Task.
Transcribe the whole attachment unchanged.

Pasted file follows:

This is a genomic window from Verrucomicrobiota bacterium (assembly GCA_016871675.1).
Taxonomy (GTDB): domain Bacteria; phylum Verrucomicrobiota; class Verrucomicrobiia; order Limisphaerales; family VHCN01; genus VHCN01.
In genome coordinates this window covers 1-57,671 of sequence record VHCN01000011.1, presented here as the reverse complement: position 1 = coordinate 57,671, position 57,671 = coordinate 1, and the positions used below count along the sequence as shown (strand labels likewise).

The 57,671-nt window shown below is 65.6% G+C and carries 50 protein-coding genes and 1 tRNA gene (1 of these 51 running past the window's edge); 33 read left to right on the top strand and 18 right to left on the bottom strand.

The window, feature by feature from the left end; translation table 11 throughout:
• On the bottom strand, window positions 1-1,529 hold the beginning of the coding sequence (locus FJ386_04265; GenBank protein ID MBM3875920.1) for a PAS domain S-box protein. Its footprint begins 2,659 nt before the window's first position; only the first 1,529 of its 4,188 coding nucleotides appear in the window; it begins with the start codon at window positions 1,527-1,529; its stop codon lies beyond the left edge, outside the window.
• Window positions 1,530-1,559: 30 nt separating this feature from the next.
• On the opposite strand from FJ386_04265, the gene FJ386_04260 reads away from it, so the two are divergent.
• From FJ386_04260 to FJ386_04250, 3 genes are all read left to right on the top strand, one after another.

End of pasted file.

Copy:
This is a genomic window from Verrucomicrobiota bacterium (assembly GCA_016871675.1).
Taxonomy (GTDB): domain Bacteria; phylum Verrucomicrobiota; class Verrucomicrobiia; order Limisphaerales; family VHCN01; genus VHCN01.
In genome coordinates this window covers 1-57,671 of sequence record VHCN01000011.1, presented here as the reverse complement: position 1 = coordinate 57,671, position 57,671 = coordinate 1, and the positions used below count along the sequence as shown (strand labels likewise).

The 57,671-nt window shown below is 65.6% G+C and carries 50 protein-coding genes and 1 tRNA gene (1 of these 51 running past the window's edge); 33 read left to right on the top strand and 18 right to left on the bottom strand.

The window, feature by feature from the left end; translation table 11 throughout:
• On the bottom strand, window positions 1-1,529 hold the beginning of the coding sequence (locus FJ386_04265; GenBank protein ID MBM3875920.1) for a PAS domain S-box protein. Its footprint begins 2,659 nt before the window's first position; only the first 1,529 of its 4,188 coding nucleotides appear in the window; it begins with the start codon at window positions 1,527-1,529; its stop codon lies beyond the left edge, outside the window.
• Window positions 1,530-1,559: 30 nt separating this feature from the next.
• On the opposite strand from FJ386_04265, the gene FJ386_04260 reads away from it, so the two are divergent.
• From FJ386_04260 to FJ386_04250, 3 genes are all read left to right on the top strand, one after another.